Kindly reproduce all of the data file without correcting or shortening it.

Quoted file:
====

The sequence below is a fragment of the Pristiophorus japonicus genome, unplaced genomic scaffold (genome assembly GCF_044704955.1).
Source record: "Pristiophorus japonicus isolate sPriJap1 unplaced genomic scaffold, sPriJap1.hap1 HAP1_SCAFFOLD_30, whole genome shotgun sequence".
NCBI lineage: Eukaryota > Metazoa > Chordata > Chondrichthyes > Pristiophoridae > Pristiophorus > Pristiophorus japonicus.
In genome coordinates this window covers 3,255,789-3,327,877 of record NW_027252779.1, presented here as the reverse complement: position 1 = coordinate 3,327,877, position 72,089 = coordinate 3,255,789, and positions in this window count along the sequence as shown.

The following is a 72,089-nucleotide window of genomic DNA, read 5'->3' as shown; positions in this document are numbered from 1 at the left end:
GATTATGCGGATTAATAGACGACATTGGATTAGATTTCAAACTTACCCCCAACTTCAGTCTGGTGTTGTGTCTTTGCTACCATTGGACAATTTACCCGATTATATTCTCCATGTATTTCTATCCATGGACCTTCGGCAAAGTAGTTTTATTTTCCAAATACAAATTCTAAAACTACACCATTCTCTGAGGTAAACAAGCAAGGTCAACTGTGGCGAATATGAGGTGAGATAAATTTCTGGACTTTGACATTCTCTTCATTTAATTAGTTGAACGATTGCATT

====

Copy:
The sequence below is a fragment of the Pristiophorus japonicus genome, unplaced genomic scaffold (genome assembly GCF_044704955.1).
Source record: "Pristiophorus japonicus isolate sPriJap1 unplaced genomic scaffold, sPriJap1.hap1 HAP1_SCAFFOLD_30, whole genome shotgun sequence".
NCBI lineage: Eukaryota > Metazoa > Chordata > Chondrichthyes > Pristiophoridae > Pristiophorus > Pristiophorus japonicus.
In genome coordinates this window covers 3,255,789-3,327,877 of record NW_027252779.1, presented here as the reverse complement: position 1 = coordinate 3,327,877, position 72,089 = coordinate 3,255,789, and positions in this window count along the sequence as shown.

The following is a 72,089-nucleotide window of genomic DNA, read 5'->3' as shown; positions in this document are numbered from 1 at the left end:
GATTATGCGGATTAATAGACGACATTGGATTAGATTTCAAACTTACCCCCAACTTCAGTCTGGTGTTGTGTCTTTGCTACCATTGGACAATTTACCCGATTATATTCTCCATGTATTTCTATCCATGGACCTTCGGCAAAGTAGTTTTATTTTCCAAATACAAATTCTAAAACTACACCATTCTCTGAGGTAAACAAGCAAGGTCAACTGTGGCGAATATGAGGTGAGATAAATTTCTGGACTTTGACATTCTCTTCATTTAATTAGTTGAACGATTGCATT